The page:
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Public Services International responds to the World Bank vision of Universal Health Coverage

30 June 2013
The global union federation Public Services International notes the recent message delivered at the World Health Assembly by Jim Yong Kim, President of the World Bank, entitled “Poverty, Health and the Human Future” (21 May 2013).

PSI welcomes:

  • The vision to build “health, dignity and prosperity for all people”
  • The direction of “sweeping change” toward “shared prosperity” and “health equity”
  • The will “to ensure that everyone in the world has access to affordable, quality health services, within a generation" under the umbrella of Universal Health Coverage
  • The understanding that “social protection for all” is an “investment… to drive growth”
  • The World Bank’s commitment to WHO and other partners, and, most recently, the World Bank’s enhanced commitment to eradicate poverty, notably in Africa

But ensuring that the global post-2015 development agenda is truly founded on principles that are clearly agreed, understood and expressed is of greater urgency than the need to produce indicators of health by September 2013. We need to first establish and agree the principles, and we have to get that part right.

PSI is aligned with the principles underlying the initial attempt, 35 years ago at Alma-Ata, to strive for “health for all” based on the “spirit of social justice”.

Such values underlie the Millennium Declaration, only partially operationalized in the Millennium Development Goals.

The post-2015 development agenda is the exceptional opportunity to ensure that the values of the Millennium Declaration are, at last, more fully realized in the actions to achieve universal health.

PSI’s vision of Universal Health Coverage is founded on true universality, equity and inclusion, which are principles that will brook no compromise.  

Universal Health Coverage is achievable only if supported by a strong commitment to health service systems that are public, in the service of quality, availability, accessibility and acceptability.  Only public services can ensure the affordability required for true universality.

Indeed, Universal Health Coverage and Social Protection Floors are concepts founded - and deeply embedded - in human rights and in the realization of the right to health, as embodied in the Constitution of the World Health Organization in 1946 and then enshrined as a right in Article 12 of the International Covenant on Economic, Social and Cultural Rights in 1966.

However, the World Bank proposal “to close the gap in access to health services and public health protection for the poorest 40 per cent of the population in every country” would partition people into deserving and undeserving subgroups – denying Universal Health Coverage to all.  Furthermore, rolling out Universal Health Coverage should not carry the responsibility of eradicating poverty.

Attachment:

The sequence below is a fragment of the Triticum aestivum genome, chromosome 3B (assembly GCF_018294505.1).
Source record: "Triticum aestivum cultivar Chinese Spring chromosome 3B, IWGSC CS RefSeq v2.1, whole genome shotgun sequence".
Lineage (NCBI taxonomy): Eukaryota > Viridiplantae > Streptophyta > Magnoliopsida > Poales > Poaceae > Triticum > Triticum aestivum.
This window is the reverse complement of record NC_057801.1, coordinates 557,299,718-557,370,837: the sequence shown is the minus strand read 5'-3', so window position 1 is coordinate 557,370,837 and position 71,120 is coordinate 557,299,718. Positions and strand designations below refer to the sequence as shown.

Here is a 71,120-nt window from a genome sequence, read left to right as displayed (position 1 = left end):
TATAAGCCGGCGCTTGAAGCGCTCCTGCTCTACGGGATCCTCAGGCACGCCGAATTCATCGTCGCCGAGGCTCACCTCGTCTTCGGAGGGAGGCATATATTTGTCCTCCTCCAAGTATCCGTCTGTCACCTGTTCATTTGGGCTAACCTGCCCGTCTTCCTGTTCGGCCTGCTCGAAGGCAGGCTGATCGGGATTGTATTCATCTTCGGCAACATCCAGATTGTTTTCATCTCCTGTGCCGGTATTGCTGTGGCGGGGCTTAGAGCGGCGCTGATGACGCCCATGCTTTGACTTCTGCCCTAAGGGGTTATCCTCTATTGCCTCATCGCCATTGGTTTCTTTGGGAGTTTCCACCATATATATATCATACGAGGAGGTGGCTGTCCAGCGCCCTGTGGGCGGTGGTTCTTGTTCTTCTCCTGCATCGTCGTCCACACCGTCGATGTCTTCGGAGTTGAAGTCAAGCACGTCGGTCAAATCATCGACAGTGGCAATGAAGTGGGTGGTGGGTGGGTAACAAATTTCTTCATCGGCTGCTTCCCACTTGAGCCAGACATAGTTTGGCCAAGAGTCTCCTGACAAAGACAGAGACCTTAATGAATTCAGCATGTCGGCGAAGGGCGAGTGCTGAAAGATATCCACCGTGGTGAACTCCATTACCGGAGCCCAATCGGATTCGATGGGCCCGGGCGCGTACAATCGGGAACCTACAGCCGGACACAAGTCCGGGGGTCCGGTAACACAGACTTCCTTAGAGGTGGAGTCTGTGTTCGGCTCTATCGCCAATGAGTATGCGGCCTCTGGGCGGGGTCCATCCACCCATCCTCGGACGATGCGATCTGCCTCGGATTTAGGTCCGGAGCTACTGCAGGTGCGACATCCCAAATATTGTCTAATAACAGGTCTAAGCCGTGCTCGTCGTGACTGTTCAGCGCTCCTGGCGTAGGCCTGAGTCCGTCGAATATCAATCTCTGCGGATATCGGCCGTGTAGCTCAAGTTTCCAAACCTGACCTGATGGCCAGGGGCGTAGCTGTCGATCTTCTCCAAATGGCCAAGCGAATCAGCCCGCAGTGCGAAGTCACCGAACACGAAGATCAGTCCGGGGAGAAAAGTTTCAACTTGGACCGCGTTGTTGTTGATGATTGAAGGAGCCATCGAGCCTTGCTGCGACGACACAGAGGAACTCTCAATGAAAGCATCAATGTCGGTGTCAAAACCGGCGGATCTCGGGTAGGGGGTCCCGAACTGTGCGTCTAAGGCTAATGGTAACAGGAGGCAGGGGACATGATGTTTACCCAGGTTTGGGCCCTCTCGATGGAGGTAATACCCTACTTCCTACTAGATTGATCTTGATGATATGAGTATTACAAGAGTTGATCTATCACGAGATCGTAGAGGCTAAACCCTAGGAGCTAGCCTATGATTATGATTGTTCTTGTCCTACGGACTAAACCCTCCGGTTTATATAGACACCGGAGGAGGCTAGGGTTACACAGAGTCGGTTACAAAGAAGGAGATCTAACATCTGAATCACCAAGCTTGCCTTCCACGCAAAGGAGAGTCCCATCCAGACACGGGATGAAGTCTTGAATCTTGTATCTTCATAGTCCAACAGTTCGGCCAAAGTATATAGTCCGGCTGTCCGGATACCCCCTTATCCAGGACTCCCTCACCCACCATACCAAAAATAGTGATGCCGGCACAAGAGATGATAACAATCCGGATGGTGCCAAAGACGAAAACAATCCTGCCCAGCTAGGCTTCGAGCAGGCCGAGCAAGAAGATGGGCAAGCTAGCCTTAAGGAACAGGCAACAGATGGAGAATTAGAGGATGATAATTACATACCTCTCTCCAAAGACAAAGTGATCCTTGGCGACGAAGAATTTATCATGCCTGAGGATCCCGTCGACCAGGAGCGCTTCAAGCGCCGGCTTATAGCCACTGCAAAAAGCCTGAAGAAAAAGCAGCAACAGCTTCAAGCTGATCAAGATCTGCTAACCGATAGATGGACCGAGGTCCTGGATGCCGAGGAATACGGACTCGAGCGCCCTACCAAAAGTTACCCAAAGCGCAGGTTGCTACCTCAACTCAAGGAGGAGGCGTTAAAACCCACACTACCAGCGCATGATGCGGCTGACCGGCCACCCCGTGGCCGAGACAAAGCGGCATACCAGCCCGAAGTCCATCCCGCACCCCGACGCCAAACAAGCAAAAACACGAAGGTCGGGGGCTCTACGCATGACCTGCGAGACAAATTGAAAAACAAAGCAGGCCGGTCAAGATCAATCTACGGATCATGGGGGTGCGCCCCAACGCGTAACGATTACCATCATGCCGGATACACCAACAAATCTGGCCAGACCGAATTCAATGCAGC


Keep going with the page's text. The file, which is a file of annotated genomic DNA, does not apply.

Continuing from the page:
Extreme poverty must be eradicated.  But the eradication of poverty should not be an alibi for partial health for all.  Nor should it be made to compete with benefits deriving from the application of universal principles of equity and inclusion.

Universal Health Coverage is universal and applies to all people, not only “citizens.”

Universal Health Coverage is equitable and addresses all households, not only “vulnerable households”.

Universal Health Coverage is to protect all people from impoverishment due to illness and cannot wait upon the measurement of “the number of people forced into poverty by health expenditures in every country each year”.

Universal Health Coverage is inclusive and cannot be charged with major responsibility for reducing or mitigating economic inequality.

Public Services International is a global trade union federation with over 650 affiliates in 150 countries.  The federation represents 20 million working women and men who deliver vital public, of whom 8 million are health workers.  PSI champions human rights, advocates for social justice and promotes universal access to quality public services. PSI works with the United Nations system and in partnership with labour, civil society and other organizations.

For more information, please contact PSI Health Officer Odile Frank odile.frank@world-psi.org

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